Monday, October 26, 2009

Trace Trek -- The Wrath of Dog

You spend the whole week planning, packing, and preparing ... and you still end up busier than a one-legged man in a butt-kicking contest the morning that you leave for vacation. Which makes you wonder a number of things: Why did I bother? How could I have done this better? How do you win a butt-kicking contest, anyhow?

Regardless, RandoGirl and I finally got to Bill and Sametta Glass's house about 9 am Saturday, having tweaked some things on the panniers and racks on the bike, loaded everything up, and dropped the RandoDog off at the kennel. The weather was a little drizzly, so we sat with our friends and have muffins and coffee for a while. By the time we finally unloaded the bike and got everything ready to go, it was 10 am, no longer raining, but still chilly.

Bill rode with us down to Leiper's Fork on a Surly that he has built up for touring. It was a little breezy, with a wind that was mostly in our teeth, and traffic was a little heavy as we headed south. But the further we got from Nashville, the fewer cars there were.

We figured out that the people in the cars were probably enjoying the fall colors, which explained why a few of them passed us rather closely -- distracted drivers trying to get a cell signal so they could text to their boyfriends pictures of the trees that they weren't seeing. Meanwhile, RandoGirl and I were enjoying nature in all its glory: The colors, the smells, the cold, the wind ... the good, the bad, and the ugly (well, there wasn't much ugly).

After Bill left, we headed down to leave the Trace at Fly, going to the store there.

As I've mentioned, Mr. Fly is back at the store. He has about another 10 days of radiation therapy, and they had to remove his stomach, but otherwise it seemed like business as usual there. All of the middle-Tennessee regulars were sitting around the pot-bellied stove in the back of the store, and Mr. Fly was having a good old time in the front. RandoGirl and I were still full of muffins from our late morning with Bill and Sametta, so we didn't get sandwiches.

Continuing down Leiper's Creek, thru Water Valley, and then on Snow Creek over to Greenfield Bend, our route picked up a few more hills. We've been having trouble with the shifting on the Co-Motion, and found that the chain would jump on the middle ring. Once or twice, that kept us in a bigger ring than we liked. At one point, just before She-Boss Road, four dogs came out to chase us near the top of a long, ill-geared climb. Maybe that was the ugly.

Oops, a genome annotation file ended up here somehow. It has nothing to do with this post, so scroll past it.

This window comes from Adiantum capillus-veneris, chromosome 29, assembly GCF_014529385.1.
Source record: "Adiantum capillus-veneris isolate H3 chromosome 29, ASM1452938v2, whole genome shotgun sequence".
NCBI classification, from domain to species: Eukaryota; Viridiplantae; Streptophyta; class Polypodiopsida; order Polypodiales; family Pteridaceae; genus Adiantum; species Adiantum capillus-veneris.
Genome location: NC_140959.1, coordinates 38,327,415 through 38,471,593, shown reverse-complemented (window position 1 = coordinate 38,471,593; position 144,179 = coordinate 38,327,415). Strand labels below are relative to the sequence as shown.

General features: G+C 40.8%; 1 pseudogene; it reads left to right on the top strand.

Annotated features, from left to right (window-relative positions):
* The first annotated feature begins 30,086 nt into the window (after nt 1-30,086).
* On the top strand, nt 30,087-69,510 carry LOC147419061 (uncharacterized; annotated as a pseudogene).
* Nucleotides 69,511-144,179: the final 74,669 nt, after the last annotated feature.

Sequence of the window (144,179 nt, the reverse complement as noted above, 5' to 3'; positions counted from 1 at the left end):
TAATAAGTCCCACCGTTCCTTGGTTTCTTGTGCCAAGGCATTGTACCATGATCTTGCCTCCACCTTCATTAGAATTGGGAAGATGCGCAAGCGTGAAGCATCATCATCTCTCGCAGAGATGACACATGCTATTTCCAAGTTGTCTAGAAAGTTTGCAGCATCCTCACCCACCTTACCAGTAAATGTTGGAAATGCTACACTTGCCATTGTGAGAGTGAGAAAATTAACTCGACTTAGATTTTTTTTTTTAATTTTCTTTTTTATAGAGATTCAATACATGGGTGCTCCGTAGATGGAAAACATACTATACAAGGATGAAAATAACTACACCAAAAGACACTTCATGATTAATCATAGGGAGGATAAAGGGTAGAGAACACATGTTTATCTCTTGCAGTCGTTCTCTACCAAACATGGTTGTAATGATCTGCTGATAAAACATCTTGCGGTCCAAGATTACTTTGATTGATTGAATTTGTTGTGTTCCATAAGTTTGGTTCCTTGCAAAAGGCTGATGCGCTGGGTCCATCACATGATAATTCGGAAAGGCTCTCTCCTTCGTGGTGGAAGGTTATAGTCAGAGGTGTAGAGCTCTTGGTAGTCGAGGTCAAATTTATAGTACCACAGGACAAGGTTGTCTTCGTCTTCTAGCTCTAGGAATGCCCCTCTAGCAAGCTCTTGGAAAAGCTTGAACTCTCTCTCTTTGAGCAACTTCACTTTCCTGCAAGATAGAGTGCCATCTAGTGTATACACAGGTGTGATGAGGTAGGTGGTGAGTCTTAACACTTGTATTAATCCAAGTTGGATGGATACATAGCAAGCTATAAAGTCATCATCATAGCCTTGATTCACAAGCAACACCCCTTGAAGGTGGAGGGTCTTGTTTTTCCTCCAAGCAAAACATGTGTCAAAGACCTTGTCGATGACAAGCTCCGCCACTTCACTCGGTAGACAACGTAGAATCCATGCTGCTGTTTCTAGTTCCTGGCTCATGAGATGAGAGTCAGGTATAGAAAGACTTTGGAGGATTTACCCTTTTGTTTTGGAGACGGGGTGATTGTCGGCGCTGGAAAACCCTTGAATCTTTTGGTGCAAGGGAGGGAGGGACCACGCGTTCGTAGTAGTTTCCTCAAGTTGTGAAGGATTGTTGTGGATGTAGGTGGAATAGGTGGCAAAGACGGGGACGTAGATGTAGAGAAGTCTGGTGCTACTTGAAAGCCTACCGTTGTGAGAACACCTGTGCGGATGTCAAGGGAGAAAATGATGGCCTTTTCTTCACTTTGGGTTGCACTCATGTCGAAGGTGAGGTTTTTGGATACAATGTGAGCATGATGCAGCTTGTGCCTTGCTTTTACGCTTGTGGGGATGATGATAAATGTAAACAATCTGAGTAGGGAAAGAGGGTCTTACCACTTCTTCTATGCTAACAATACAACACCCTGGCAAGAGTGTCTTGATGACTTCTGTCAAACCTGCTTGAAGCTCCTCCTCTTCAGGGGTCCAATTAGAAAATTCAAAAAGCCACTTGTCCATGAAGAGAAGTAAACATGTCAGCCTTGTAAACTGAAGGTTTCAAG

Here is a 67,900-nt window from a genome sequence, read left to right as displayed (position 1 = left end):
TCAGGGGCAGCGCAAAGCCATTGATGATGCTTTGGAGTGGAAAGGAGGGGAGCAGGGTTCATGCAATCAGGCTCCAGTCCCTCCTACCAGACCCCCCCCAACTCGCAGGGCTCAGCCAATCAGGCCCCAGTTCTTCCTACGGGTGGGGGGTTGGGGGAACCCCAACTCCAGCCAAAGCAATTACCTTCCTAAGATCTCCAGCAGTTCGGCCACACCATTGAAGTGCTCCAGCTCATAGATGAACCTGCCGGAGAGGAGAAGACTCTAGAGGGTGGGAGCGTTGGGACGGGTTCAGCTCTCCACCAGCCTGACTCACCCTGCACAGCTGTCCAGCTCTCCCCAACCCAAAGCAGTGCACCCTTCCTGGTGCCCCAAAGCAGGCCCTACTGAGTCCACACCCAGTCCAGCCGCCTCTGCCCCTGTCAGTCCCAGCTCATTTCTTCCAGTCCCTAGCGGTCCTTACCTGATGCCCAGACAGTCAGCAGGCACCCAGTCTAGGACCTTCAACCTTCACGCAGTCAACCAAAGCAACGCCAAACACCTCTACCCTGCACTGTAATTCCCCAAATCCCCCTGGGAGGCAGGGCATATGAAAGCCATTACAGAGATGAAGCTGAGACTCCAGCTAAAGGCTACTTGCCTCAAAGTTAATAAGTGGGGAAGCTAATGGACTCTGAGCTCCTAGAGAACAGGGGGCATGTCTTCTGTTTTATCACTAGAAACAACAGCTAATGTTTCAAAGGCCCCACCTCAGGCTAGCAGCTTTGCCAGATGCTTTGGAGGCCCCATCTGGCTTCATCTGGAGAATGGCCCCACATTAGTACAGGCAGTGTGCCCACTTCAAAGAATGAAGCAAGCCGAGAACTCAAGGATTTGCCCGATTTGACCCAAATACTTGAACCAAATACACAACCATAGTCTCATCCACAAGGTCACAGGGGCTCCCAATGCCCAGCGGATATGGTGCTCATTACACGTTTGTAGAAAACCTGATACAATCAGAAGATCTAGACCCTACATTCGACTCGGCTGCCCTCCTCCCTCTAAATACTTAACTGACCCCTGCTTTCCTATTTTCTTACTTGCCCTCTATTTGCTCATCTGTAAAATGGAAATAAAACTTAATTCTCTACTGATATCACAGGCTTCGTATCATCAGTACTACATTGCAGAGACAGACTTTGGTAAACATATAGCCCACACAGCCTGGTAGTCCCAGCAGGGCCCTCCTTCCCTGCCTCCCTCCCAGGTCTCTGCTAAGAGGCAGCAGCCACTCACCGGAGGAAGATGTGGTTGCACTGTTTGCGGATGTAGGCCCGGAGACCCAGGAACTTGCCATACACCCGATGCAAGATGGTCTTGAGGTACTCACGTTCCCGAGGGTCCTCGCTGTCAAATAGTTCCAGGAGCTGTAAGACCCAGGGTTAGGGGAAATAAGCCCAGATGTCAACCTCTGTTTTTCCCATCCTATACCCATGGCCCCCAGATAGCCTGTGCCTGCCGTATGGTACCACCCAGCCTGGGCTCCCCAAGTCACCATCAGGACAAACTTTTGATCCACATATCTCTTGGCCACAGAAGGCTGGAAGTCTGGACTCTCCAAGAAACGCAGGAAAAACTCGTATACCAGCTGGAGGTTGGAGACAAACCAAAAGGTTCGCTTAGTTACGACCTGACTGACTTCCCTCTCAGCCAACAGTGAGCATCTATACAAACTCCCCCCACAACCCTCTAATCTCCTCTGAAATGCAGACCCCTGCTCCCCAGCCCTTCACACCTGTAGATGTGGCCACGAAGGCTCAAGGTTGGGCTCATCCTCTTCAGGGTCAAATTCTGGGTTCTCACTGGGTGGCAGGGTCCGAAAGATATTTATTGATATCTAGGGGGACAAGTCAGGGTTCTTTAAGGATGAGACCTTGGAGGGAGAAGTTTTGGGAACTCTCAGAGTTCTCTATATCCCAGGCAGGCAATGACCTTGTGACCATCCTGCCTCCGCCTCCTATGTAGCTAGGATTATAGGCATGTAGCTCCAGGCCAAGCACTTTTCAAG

We stopped where Greenfield Bend crosses the Duck River to eat some crackers and peel off some clothing, since the sun had come out and the climbing was warming us up. The river was about as high as I've ever seen it, but looking beautiful.

We cut over from there to Cathey's Creek, which is a lovely, gently rolling road that goes thru fields of wheat and corn. This road also takes you to Keg Springs Road, which takes you in turn to Keg Springs Winery.

We had been here before with friends on a previous trip, so we knew a few things going in. One is that you do not want to try to pedal a fully loaded tandem all the way up their driveway. Another is that the blackberry wine sounds fruity and tastes fruity to begin with, but really grows on you.

There was a party going on on the deck there, with live music and people looking very comfortable sitting next to cozy heaters, but we were worried about cooling down. Thus, we tasted a couple of wines, bought a bottle of our old favorite -- yes, the blackberry wine -- and were on our way.

Here's a picture of me showing off my legs. It wasn't really warm enough to be out like this, but I didn't want to hunt through the panniers for the knee warmers.

Fortified with wine, we returned to Cathey's Creek Road and started climbing. We had figured out how to get the front derailleur to let us into the small chainring, and that was good. Once on top, we rode along rolly Ridgetop Road and down the long driveway to the little cabin at the Ridgetop Bed and Breakfast.

It looks even more cozy inside.

Home is where we hang your helmet ... or lay it, in this case.

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